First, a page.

Congressman Steve King dismissed evidence pointing toward a warming planet on Tuesday, calling efforts to address the negative effects of climate change "more of a religion than a science."
"Everything that might result from a warmer planet is always bad in (environmentalists') analysis," King said, according to Iowa's The Messenger. "There will be more photosynthesis going on if the Earth gets warmer...And if sea levels go up 4 or 6 inches, I don't know if we'd know that."
King added that environmental scientists did not have a precise measurement for sea level, therefore invalidating the fact that sea level is rising at all. "We don't know where sea level is even, let alone be able to say that it's going to come up an inch globally because some polar ice caps might melt because there's CO2 suspended in the atmosphere," the Iowa congressman argued.
But King's statements are out of line with recent scientific reports about rising sea level. A study from the Proceedings of the National Academy of Sciences last month reported that greenhouse gas emissions have "already locked in 4 feet of future sea-level rise," and a recent report released by the National Oceanic and Atmospheric Administration shows that the average global sea level reached a record high in 2012, and has been increasing each year over the last two decades.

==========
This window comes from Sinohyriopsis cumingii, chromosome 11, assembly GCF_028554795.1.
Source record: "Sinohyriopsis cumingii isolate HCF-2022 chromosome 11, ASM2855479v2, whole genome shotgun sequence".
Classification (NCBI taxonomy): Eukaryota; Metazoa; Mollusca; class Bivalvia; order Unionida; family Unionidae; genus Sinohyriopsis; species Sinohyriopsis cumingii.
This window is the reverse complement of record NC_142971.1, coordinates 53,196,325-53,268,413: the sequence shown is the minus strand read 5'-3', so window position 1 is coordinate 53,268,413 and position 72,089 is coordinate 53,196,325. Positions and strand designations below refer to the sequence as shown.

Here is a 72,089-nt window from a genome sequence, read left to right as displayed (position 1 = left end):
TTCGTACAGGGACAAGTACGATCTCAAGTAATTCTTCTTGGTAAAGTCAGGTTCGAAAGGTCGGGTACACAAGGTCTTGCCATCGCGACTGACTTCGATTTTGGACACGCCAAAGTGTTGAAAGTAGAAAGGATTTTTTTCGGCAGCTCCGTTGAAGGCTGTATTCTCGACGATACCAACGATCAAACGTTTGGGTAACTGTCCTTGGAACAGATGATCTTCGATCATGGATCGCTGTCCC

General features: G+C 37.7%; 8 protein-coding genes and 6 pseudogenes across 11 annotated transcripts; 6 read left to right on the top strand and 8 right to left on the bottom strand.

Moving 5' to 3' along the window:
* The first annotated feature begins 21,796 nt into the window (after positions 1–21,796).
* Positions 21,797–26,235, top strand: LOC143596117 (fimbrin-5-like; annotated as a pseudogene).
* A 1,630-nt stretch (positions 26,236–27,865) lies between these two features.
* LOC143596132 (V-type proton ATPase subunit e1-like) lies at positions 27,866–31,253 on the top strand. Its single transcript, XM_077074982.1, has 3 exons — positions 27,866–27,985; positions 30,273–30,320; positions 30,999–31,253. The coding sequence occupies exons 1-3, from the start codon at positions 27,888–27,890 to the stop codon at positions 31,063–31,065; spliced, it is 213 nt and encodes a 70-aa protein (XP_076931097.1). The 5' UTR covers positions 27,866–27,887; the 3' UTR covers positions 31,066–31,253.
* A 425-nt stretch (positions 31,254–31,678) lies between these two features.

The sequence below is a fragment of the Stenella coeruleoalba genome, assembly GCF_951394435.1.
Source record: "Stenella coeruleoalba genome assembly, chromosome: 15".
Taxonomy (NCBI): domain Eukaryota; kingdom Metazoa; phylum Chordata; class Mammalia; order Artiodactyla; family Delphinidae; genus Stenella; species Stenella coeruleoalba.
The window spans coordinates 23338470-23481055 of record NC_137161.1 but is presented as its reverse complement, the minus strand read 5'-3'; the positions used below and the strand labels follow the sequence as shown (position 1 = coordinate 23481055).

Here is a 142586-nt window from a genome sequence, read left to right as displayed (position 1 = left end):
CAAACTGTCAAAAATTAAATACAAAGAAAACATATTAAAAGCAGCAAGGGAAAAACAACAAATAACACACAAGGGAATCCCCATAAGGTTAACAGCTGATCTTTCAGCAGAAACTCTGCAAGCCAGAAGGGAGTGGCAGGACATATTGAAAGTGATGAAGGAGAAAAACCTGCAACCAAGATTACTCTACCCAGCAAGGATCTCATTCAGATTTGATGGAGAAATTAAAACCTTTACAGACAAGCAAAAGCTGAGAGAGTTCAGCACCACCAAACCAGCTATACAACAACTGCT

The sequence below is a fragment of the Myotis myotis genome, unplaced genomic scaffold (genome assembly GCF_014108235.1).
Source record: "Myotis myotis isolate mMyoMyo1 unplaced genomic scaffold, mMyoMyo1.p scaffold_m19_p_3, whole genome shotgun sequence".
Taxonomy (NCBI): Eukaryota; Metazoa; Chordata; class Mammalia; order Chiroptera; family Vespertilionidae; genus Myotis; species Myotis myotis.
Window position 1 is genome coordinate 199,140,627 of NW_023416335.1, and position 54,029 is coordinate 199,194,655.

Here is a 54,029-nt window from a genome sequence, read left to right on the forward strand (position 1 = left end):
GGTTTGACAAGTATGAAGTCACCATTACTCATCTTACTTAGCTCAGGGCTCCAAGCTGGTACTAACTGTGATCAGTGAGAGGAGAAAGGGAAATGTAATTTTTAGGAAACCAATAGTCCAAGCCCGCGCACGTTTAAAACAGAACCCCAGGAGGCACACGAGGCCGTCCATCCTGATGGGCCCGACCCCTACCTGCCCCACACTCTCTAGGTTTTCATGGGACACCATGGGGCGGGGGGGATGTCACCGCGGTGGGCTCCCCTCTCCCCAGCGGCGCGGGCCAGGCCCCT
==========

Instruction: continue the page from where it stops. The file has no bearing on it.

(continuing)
This is not the first time King has gotten his science wrong on climate change. After a string of snowstorms across the country in 2010, King declared at CPAC, "The Al Gores of the world were wrong on the science, and today we know it."
"For the first time in the history of keeping records there's snowfall on the ground in all 50 states. It's tough to make an argument when the evidence is all around us with a snowy white wonder in a crystal cathedral," King said.
Climate experts immediately dismissed King's remarks, explaining that extreme precipitation is not proof that global warming does not exist.
msnbc will debut "The Politics of Power," a new documentary featuring Chris Hayes on the effects of climate change and how politicians and corporations have politicized the issue, on August 16 at 8 p.m. ET.